And it's not just her vocal style, either. Lyrics, for as long as Stern has been recording, have been problematic. "I know that they're kind of abstract and just sort of inspirational-type things," she says. (From This Is It single "Ruler": "There are things to find/Chaos is a friend of mine.") "I've been wondering if that's been a way for me to not have to get too personal. See, I think this may be the most fucked-up thing, but I really feel that as a woman, when I get very personal with lyrics, it tends to come off in that Alanis Morissette, angsty vein."
At this point, I put down the light and point at the engine to say that, in fact, her lyrics are personal.
"They are," she says, "but they're not."
"They're so personal that nobody can figure out what you're talking about," I offer.
Stern agrees. "And so it's safer. It's safe for me. I would like to try and go further, but any time I try . . . maybe I'm just not that good at lyrics, because when I try, they are . . ."
"Hilarious" is the word that crawls halfway out of Stern's mouth before stopping.
"They're just so clichéd and ridiculous," she finishes.
So perhaps solace and security lie not within the minuscule and beribboned Fig (who shares Stern's chair throughout our session), but in Stern's outsized ability to play the guitar, possibly to the detriment of her other gifts. "I'm in this weird mental thing now where I worked so long and so hard to find my own style, like with the tapping and stuff, but I don't want to get stuck," she laments. "You know, you want to grow and change, so I'm not doing tapping as much."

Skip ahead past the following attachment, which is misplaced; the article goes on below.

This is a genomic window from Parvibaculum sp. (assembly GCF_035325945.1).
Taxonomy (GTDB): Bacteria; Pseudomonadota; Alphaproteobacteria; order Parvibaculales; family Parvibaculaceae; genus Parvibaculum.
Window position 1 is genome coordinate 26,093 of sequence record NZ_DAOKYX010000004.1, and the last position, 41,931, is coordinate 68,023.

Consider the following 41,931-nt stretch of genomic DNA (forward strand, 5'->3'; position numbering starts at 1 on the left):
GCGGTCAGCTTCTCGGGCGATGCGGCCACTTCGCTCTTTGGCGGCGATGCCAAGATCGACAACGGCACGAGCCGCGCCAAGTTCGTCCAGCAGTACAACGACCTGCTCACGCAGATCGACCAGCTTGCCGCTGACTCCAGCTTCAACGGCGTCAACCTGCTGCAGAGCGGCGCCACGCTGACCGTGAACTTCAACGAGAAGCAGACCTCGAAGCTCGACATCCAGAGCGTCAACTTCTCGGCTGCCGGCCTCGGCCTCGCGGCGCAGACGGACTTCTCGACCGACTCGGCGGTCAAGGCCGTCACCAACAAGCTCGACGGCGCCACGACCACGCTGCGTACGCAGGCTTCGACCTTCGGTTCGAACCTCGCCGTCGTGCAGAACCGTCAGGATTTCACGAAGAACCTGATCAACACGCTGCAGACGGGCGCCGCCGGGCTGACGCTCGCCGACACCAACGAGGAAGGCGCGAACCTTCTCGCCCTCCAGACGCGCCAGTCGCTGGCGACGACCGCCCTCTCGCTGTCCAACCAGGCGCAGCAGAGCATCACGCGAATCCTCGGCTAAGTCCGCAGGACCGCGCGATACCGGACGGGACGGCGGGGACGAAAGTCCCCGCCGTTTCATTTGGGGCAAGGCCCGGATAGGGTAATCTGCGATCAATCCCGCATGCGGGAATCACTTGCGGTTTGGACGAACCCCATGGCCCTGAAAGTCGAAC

Stern is also "trying to get away from power chords," but unfortunately, when she begins a song, like the one we're attempting today, she often starts with those two layers of guitar "patterns": one employing tapping; the other, power chords. "Which leaves me with nothing," she says with a laugh.
Nothing except for an unwieldy album concept: Stern would like her next record to reflect current best-loved bands like Ponytail ("Cheery and uplifting") and U.S. Maple ("One of my favorite bands ever. You know, there's like a lot of dissonance going on. I'd like to go back to dissonance. I feel like the first record had a lot more dissonance"). But that's not all. "I don't know how I'm going to execute it, but it's a sci-fi record. It's like a Choose Your Own Adventure record. It happens to coincide with the fact that kids don't listen to a full album and it's all about the MP3. But I did like Choose Your Own Adventure books when I was growing up, so I thought, you know, you would go to different tracks for different types of stories. And I thought that that would be really fun. Mood, theme, everything.